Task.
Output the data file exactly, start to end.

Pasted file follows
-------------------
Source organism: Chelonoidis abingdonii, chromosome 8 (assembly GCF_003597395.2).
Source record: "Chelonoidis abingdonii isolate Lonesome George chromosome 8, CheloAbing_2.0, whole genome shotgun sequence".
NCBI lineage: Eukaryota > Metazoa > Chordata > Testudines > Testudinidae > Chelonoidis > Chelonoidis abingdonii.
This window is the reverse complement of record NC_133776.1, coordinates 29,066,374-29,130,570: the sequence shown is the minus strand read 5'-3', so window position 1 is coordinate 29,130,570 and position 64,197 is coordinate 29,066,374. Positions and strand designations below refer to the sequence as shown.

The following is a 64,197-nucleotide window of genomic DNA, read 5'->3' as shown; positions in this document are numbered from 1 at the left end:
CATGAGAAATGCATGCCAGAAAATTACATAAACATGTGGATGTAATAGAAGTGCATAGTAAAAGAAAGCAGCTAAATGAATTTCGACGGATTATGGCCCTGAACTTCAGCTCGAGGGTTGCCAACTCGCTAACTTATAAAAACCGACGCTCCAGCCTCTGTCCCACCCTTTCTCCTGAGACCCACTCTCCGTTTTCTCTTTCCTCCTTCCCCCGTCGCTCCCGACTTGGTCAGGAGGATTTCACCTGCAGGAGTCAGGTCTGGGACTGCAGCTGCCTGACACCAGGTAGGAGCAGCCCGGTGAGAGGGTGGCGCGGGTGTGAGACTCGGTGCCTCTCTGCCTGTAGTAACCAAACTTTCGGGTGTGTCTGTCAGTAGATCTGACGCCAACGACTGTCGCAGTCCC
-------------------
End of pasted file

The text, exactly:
Source organism: Chelonoidis abingdonii, chromosome 8 (assembly GCF_003597395.2).
Source record: "Chelonoidis abingdonii isolate Lonesome George chromosome 8, CheloAbing_2.0, whole genome shotgun sequence".
NCBI lineage: Eukaryota > Metazoa > Chordata > Testudines > Testudinidae > Chelonoidis > Chelonoidis abingdonii.
This window is the reverse complement of record NC_133776.1, coordinates 29,066,374-29,130,570: the sequence shown is the minus strand read 5'-3', so window position 1 is coordinate 29,130,570 and position 64,197 is coordinate 29,066,374. Positions and strand designations below refer to the sequence as shown.

The following is a 64,197-nucleotide window of genomic DNA, read 5'->3' as shown; positions in this document are numbered from 1 at the left end:
CATGAGAAATGCATGCCAGAAAATTACATAAACATGTGGATGTAATAGAAGTGCATAGTAAAAGAAAGCAGCTAAATGAATTTCGACGGATTATGGCCCTGAACTTCAGCTCGAGGGTTGCCAACTCGCTAACTTATAAAAACCGACGCTCCAGCCTCTGTCCCACCCTTTCTCCTGAGACCCACTCTCCGTTTTCTCTTTCCTCCTTCCCCCGTCGCTCCCGACTTGGTCAGGAGGATTTCACCTGCAGGAGTCAGGTCTGGGACTGCAGCTGCCTGACACCAGGTAGGAGCAGCCCGGTGAGAGGGTGGCGCGGGTGTGAGACTCGGTGCCTCTCTGCCTGTAGTAACCAAACTTTCGGGTGTGTCTGTCAGTAGATCTGACGCCAACGACTGTCGCAGTCCC